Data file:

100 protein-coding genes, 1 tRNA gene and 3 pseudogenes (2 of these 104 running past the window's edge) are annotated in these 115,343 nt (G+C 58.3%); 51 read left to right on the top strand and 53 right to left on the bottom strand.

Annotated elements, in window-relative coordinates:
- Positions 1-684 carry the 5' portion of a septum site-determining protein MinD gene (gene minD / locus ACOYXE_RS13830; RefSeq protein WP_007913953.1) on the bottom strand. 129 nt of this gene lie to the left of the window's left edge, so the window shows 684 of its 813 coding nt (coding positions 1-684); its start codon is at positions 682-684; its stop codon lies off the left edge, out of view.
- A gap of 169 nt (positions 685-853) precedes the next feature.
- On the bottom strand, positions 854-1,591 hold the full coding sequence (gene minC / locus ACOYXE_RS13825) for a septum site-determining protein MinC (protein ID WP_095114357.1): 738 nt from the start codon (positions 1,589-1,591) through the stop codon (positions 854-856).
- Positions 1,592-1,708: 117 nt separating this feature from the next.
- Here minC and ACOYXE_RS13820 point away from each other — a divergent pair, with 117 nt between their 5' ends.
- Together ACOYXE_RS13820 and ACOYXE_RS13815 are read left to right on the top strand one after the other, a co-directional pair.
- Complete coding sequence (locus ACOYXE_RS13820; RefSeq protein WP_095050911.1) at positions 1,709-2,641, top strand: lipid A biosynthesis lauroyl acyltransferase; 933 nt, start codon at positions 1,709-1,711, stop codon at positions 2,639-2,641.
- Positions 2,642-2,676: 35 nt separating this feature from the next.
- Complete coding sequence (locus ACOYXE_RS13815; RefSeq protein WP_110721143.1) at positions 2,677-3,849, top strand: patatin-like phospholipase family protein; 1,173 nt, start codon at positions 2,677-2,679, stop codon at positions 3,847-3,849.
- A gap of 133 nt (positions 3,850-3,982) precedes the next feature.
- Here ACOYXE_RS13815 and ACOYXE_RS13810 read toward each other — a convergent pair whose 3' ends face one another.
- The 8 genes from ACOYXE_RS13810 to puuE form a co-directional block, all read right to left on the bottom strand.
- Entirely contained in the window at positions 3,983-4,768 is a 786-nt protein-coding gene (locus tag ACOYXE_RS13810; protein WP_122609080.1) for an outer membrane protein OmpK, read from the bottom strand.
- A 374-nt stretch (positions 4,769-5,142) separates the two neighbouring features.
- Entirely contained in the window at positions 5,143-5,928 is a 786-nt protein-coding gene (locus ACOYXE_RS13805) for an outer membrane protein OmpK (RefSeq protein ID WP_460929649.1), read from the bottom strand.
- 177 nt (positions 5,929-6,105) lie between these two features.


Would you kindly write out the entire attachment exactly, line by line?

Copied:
100 protein-coding genes, 1 tRNA gene and 3 pseudogenes (2 of these 104 running past the window's edge) are annotated in these 115,343 nt (G+C 58.3%); 51 read left to right on the top strand and 53 right to left on the bottom strand.

Annotated elements, in window-relative coordinates:
- Positions 1-684 carry the 5' portion of a septum site-determining protein MinD gene (gene minD / locus ACOYXE_RS13830; RefSeq protein WP_007913953.1) on the bottom strand. 129 nt of this gene lie to the left of the window's left edge, so the window shows 684 of its 813 coding nt (coding positions 1-684); its start codon is at positions 682-684; its stop codon lies off the left edge, out of view.
- A gap of 169 nt (positions 685-853) precedes the next feature.
- On the bottom strand, positions 854-1,591 hold the full coding sequence (gene minC / locus ACOYXE_RS13825) for a septum site-determining protein MinC (protein ID WP_095114357.1): 738 nt from the start codon (positions 1,589-1,591) through the stop codon (positions 854-856).
- Positions 1,592-1,708: 117 nt separating this feature from the next.
- Here minC and ACOYXE_RS13820 point away from each other — a divergent pair, with 117 nt between their 5' ends.
- Together ACOYXE_RS13820 and ACOYXE_RS13815 are read left to right on the top strand one after the other, a co-directional pair.
- Complete coding sequence (locus ACOYXE_RS13820; RefSeq protein WP_095050911.1) at positions 1,709-2,641, top strand: lipid A biosynthesis lauroyl acyltransferase; 933 nt, start codon at positions 1,709-1,711, stop codon at positions 2,639-2,641.
- Positions 2,642-2,676: 35 nt separating this feature from the next.
- Complete coding sequence (locus ACOYXE_RS13815; RefSeq protein WP_110721143.1) at positions 2,677-3,849, top strand: patatin-like phospholipase family protein; 1,173 nt, start codon at positions 2,677-2,679, stop codon at positions 3,847-3,849.
- A gap of 133 nt (positions 3,850-3,982) precedes the next feature.
- Here ACOYXE_RS13815 and ACOYXE_RS13810 read toward each other — a convergent pair whose 3' ends face one another.
- The 8 genes from ACOYXE_RS13810 to puuE form a co-directional block, all read right to left on the bottom strand.
- Entirely contained in the window at positions 3,983-4,768 is a 786-nt protein-coding gene (locus tag ACOYXE_RS13810; protein WP_122609080.1) for an outer membrane protein OmpK, read from the bottom strand.
- A 374-nt stretch (positions 4,769-5,142) separates the two neighbouring features.
- Entirely contained in the window at positions 5,143-5,928 is a 786-nt protein-coding gene (locus ACOYXE_RS13805) for an outer membrane protein OmpK (RefSeq protein ID WP_460929649.1), read from the bottom strand.
- 177 nt (positions 5,929-6,105) lie between these two features.